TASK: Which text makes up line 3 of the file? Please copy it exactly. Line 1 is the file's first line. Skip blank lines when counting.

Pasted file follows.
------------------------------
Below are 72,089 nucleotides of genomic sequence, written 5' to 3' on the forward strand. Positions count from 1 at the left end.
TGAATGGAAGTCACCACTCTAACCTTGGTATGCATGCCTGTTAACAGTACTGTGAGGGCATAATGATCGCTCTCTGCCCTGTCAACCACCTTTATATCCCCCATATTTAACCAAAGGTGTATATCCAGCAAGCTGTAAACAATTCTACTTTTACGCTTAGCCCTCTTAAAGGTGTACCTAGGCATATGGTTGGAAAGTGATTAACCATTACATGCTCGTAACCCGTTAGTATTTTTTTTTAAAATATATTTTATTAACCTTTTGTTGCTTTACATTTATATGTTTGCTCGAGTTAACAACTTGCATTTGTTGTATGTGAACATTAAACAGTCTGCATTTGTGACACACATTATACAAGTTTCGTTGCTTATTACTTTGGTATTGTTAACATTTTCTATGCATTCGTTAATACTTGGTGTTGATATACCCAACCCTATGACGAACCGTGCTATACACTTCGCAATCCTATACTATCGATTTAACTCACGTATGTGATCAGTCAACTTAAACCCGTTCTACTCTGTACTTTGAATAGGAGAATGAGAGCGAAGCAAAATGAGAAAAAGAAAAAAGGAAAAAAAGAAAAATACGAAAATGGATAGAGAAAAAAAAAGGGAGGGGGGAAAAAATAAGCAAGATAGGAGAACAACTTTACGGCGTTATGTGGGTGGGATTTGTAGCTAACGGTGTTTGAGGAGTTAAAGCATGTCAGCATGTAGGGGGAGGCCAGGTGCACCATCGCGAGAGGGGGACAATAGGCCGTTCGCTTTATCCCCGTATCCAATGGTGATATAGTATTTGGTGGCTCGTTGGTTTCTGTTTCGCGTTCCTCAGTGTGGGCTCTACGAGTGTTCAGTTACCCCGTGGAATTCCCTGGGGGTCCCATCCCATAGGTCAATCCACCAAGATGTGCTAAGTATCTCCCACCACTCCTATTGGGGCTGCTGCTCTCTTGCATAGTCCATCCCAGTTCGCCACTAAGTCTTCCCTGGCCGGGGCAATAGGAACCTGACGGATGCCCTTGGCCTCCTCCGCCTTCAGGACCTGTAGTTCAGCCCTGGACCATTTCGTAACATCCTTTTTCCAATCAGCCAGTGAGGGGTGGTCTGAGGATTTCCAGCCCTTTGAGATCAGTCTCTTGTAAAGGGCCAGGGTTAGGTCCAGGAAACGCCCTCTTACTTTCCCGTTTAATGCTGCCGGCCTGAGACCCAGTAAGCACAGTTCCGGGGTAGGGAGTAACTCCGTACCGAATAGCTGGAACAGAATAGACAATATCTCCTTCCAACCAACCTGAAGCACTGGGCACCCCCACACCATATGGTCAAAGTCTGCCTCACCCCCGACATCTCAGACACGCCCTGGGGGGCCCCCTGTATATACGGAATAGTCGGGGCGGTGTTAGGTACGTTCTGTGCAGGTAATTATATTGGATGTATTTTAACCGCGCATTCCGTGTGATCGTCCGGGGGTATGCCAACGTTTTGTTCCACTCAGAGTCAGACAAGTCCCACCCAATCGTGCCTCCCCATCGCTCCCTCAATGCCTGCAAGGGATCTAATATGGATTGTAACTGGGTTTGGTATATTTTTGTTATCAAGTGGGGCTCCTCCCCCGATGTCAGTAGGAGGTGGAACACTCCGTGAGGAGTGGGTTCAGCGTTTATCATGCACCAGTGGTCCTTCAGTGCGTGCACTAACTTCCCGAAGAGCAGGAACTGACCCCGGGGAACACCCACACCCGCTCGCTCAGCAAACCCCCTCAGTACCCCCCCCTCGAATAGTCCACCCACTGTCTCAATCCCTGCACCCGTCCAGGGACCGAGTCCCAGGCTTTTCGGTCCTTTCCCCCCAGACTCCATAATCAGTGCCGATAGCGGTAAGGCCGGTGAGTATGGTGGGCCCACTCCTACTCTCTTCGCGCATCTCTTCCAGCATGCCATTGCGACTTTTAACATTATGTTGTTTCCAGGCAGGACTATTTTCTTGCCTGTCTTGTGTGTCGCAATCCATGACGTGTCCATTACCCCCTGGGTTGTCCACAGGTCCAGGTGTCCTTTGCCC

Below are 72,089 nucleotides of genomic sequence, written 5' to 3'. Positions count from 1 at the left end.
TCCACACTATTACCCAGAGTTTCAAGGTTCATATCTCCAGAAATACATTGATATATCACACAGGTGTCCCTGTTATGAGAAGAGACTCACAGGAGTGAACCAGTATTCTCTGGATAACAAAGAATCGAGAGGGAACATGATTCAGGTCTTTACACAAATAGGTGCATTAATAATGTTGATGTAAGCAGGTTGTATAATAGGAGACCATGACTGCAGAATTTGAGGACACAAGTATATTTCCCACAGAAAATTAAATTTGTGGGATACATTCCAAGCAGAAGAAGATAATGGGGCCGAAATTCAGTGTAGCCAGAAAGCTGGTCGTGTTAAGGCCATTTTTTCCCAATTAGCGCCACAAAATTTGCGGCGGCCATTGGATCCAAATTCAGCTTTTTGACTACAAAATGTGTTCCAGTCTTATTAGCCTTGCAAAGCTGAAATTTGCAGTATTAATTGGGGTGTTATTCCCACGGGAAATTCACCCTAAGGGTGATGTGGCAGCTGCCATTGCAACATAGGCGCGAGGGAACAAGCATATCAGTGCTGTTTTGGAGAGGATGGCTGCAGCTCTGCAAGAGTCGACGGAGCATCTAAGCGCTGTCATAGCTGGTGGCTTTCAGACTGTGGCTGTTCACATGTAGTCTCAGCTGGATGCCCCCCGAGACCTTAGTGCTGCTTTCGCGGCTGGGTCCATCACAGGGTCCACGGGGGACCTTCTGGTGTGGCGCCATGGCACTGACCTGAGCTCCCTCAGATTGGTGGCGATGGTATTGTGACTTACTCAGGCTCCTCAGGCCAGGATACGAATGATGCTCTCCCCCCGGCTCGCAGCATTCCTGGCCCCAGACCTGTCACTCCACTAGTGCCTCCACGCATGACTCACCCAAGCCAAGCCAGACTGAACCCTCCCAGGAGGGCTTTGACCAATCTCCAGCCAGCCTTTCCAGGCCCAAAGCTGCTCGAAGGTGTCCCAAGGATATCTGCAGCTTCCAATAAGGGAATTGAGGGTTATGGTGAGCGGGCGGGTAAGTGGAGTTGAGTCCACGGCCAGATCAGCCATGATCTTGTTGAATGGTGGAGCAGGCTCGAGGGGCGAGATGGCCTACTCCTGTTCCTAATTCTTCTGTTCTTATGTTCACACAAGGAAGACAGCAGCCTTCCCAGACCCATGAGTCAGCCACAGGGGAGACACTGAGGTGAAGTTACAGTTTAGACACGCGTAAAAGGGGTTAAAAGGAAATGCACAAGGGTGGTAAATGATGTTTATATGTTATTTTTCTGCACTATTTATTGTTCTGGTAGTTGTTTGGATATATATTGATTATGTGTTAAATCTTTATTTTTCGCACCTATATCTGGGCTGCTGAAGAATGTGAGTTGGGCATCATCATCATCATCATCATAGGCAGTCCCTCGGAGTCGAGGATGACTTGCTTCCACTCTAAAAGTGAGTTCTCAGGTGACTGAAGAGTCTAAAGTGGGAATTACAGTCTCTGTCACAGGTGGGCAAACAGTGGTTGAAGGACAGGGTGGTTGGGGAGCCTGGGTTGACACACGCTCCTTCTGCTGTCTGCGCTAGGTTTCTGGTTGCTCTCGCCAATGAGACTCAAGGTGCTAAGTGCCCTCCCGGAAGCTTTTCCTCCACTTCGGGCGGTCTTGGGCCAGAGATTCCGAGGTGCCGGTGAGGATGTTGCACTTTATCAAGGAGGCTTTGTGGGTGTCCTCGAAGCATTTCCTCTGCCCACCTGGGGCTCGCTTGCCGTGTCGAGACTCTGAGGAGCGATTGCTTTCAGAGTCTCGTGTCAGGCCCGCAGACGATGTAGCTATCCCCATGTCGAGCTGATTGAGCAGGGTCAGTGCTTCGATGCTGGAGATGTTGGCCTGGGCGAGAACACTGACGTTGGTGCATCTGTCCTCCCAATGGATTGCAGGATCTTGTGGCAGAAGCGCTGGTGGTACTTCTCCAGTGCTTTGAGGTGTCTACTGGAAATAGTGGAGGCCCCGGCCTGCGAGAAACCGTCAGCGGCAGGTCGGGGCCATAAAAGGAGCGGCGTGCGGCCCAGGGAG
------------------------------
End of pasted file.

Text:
Below are 72,089 nucleotides of genomic sequence, written 5' to 3'. Positions count from 1 at the left end.